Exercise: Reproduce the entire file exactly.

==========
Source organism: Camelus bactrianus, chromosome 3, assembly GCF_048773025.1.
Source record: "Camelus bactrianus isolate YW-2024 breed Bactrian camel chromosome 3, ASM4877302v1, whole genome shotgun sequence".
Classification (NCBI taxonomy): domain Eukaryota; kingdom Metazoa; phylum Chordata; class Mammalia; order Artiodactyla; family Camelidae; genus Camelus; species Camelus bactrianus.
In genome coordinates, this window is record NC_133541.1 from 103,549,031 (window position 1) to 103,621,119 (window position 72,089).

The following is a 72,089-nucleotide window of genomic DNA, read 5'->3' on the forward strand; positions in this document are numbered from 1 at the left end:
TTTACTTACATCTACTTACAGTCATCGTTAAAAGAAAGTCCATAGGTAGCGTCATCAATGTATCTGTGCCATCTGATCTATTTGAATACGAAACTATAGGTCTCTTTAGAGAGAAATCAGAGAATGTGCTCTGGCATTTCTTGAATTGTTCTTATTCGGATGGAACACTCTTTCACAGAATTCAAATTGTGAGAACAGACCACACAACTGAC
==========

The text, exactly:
Source organism: Camelus bactrianus, chromosome 3, assembly GCF_048773025.1.
Source record: "Camelus bactrianus isolate YW-2024 breed Bactrian camel chromosome 3, ASM4877302v1, whole genome shotgun sequence".
Classification (NCBI taxonomy): domain Eukaryota; kingdom Metazoa; phylum Chordata; class Mammalia; order Artiodactyla; family Camelidae; genus Camelus; species Camelus bactrianus.
In genome coordinates, this window is record NC_133541.1 from 103,549,031 (window position 1) to 103,621,119 (window position 72,089).

The following is a 72,089-nucleotide window of genomic DNA, read 5'->3' on the forward strand; positions in this document are numbered from 1 at the left end:
TTTACTTACATCTACTTACAGTCATCGTTAAAAGAAAGTCCATAGGTAGCGTCATCAATGTATCTGTGCCATCTGATCTATTTGAATACGAAACTATAGGTCTCTTTAGAGAGAAATCAGAGAATGTGCTCTGGCATTTCTTGAATTGTTCTTATTCGGATGGAACACTCTTTCACAGAATTCAAATTGTGAGAACAGACCACACAACTGAC